CLEVELAND, Ohio - Students across the nation are still adapting to their new learning environment as more schools have opted to begin the year with remote learning.
But, a study from The Rox Institute revealed that girls in middle and high school are struggling significantly. Nearly 1,300 5th-12th grade girls, who attend 88 different schools, completed the survey.
The findings show the pandemic has induced stress, feelings of isolation, and depression.
Nearly 40% of girls said they had higher stress levels and 80% said they felt isolated more than they had before COVID-19.
Clinical psychologist, Dr. Carolyn Levers-Landis said the findings shouldn't come as a surprise.
"Many are just wondering, "when will this be over? How much longer do I have? Things keep changing," she said. "You just feel like the rug is getting yanked out from under you over and over again."
With girls spending less time with family and friends this summer, the survey said they're turning to social media even more. The results show one-third of respondents are spending six or more hours a day on social media.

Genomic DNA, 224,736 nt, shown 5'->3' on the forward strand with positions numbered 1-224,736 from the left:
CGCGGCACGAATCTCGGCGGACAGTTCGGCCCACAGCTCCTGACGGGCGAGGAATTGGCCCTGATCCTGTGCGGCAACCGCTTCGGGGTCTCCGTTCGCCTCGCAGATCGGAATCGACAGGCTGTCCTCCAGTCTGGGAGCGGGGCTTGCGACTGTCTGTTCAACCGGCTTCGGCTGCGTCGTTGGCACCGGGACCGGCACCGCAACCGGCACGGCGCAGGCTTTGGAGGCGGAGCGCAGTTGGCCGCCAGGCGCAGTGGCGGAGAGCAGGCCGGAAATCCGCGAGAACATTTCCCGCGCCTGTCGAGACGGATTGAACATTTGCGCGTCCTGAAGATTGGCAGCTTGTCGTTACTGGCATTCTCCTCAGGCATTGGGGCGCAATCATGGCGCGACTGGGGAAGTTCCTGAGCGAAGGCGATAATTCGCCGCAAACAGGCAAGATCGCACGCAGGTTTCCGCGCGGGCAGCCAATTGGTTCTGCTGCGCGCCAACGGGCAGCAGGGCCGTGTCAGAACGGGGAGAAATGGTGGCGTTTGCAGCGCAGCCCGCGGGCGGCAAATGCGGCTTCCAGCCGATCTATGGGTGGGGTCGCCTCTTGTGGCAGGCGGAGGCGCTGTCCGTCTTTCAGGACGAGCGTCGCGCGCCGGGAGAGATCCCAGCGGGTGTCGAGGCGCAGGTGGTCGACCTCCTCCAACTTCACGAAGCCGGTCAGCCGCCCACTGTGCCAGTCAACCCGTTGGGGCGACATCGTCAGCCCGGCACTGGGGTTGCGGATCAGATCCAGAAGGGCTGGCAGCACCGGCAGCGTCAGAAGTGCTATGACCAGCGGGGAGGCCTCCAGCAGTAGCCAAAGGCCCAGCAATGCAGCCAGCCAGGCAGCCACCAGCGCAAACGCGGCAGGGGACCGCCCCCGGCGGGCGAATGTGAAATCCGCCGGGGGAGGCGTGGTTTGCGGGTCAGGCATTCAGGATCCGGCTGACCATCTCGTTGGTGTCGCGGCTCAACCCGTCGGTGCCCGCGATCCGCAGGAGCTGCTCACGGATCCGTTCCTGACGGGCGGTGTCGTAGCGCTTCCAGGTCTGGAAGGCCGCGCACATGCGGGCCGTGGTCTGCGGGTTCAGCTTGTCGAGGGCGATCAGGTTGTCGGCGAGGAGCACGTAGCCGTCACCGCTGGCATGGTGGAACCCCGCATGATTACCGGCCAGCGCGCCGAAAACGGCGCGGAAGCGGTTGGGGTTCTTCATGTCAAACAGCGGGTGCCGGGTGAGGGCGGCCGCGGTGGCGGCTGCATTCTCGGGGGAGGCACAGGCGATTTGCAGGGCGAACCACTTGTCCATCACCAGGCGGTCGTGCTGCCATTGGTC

But, the screen time isn't leaving a positive impact. As many spend the time comparing themselves to others.
"Girls are struggling even without COVID. In a normal world, they're struggling. And then you isolate them and I think it's really hard for them to navigate their new space," said Robyn Cutler.
Cutler is the executive director for Girls on the Run Northeast Ohio, an empowerment group for girls with a fitness component. The organization's website said over the course of the ten-week program, girls in 3rd-8th grades develop essential skills to help them navigate their worlds and establish a lifetime appreciation for health and fitness.
Cutler said it's okay for girls to be sad about missing their friends, but encouraged parents and caregivers to find ways to tap into their creativity.
"There isn't enough space in this isolation period for girls to feel like people are listening to them and interacting with them. Parents and caregivers can really do a great job by just making space for them to pay attention to their girl, have conversations with them, read with them," she said.
Both Cutler and Dr. Levers-Landis said parents of young girls should be on the lookout for changes in behaviors. Sleeping too much or too little, eating too much or too little, mood swings and less enthusiasm for things that interest them could all be signs of depression.
This story was first reported by Meg Shaw at WEWS in Cleveland, Ohio.